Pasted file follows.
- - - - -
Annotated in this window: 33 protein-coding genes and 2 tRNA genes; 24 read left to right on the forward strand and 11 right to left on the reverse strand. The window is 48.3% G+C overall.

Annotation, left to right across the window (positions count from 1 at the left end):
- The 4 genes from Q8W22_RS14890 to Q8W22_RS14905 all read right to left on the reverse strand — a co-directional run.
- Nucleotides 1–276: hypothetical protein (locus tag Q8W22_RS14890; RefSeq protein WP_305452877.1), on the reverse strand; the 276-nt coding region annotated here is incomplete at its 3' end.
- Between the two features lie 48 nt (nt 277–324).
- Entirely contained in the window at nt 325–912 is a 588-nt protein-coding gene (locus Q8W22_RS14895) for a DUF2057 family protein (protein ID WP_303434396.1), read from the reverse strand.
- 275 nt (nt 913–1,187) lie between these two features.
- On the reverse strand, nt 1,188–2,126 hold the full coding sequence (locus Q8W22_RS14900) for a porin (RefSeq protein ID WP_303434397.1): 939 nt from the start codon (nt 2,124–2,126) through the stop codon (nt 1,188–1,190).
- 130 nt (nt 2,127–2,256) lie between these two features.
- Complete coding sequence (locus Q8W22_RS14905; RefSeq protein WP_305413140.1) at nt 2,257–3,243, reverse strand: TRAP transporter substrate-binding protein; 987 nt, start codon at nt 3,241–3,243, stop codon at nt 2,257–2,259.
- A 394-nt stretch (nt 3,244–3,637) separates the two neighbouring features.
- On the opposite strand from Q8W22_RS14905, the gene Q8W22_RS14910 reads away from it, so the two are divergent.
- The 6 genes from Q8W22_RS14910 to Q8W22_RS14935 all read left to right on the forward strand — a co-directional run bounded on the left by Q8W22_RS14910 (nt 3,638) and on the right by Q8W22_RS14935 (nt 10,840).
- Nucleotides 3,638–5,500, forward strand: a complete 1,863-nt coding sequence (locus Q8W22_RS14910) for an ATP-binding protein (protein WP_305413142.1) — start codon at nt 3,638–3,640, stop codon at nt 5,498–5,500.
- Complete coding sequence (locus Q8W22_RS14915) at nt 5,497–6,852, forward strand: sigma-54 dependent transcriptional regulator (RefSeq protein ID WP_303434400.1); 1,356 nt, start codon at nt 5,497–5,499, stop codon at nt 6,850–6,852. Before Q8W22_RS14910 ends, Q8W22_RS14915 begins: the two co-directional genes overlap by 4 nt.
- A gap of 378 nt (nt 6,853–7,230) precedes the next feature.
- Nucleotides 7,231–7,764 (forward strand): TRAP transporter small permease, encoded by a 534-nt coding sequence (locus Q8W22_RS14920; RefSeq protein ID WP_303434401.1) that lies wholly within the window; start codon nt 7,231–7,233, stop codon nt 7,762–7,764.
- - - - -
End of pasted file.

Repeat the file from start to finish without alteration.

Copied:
Annotated in this window: 33 protein-coding genes and 2 tRNA genes; 24 read left to right on the forward strand and 11 right to left on the reverse strand. The window is 48.3% G+C overall.

Annotation, left to right across the window (positions count from 1 at the left end):
- The 4 genes from Q8W22_RS14890 to Q8W22_RS14905 all read right to left on the reverse strand — a co-directional run.
- Nucleotides 1–276: hypothetical protein (locus tag Q8W22_RS14890; RefSeq protein WP_305452877.1), on the reverse strand; the 276-nt coding region annotated here is incomplete at its 3' end.
- Between the two features lie 48 nt (nt 277–324).
- Entirely contained in the window at nt 325–912 is a 588-nt protein-coding gene (locus Q8W22_RS14895) for a DUF2057 family protein (protein ID WP_303434396.1), read from the reverse strand.
- 275 nt (nt 913–1,187) lie between these two features.
- On the reverse strand, nt 1,188–2,126 hold the full coding sequence (locus Q8W22_RS14900) for a porin (RefSeq protein ID WP_303434397.1): 939 nt from the start codon (nt 2,124–2,126) through the stop codon (nt 1,188–1,190).
- 130 nt (nt 2,127–2,256) lie between these two features.
- Complete coding sequence (locus Q8W22_RS14905; RefSeq protein WP_305413140.1) at nt 2,257–3,243, reverse strand: TRAP transporter substrate-binding protein; 987 nt, start codon at nt 3,241–3,243, stop codon at nt 2,257–2,259.
- A 394-nt stretch (nt 3,244–3,637) separates the two neighbouring features.
- On the opposite strand from Q8W22_RS14905, the gene Q8W22_RS14910 reads away from it, so the two are divergent.
- The 6 genes from Q8W22_RS14910 to Q8W22_RS14935 all read left to right on the forward strand — a co-directional run bounded on the left by Q8W22_RS14910 (nt 3,638) and on the right by Q8W22_RS14935 (nt 10,840).
- Nucleotides 3,638–5,500, forward strand: a complete 1,863-nt coding sequence (locus Q8W22_RS14910) for an ATP-binding protein (protein WP_305413142.1) — start codon at nt 3,638–3,640, stop codon at nt 5,498–5,500.
- Complete coding sequence (locus Q8W22_RS14915) at nt 5,497–6,852, forward strand: sigma-54 dependent transcriptional regulator (RefSeq protein ID WP_303434400.1); 1,356 nt, start codon at nt 5,497–5,499, stop codon at nt 6,850–6,852. Before Q8W22_RS14910 ends, Q8W22_RS14915 begins: the two co-directional genes overlap by 4 nt.
- A gap of 378 nt (nt 6,853–7,230) precedes the next feature.
- Nucleotides 7,231–7,764 (forward strand): TRAP transporter small permease, encoded by a 534-nt coding sequence (locus Q8W22_RS14920; RefSeq protein ID WP_303434401.1) that lies wholly within the window; start codon nt 7,231–7,233, stop codon nt 7,762–7,764.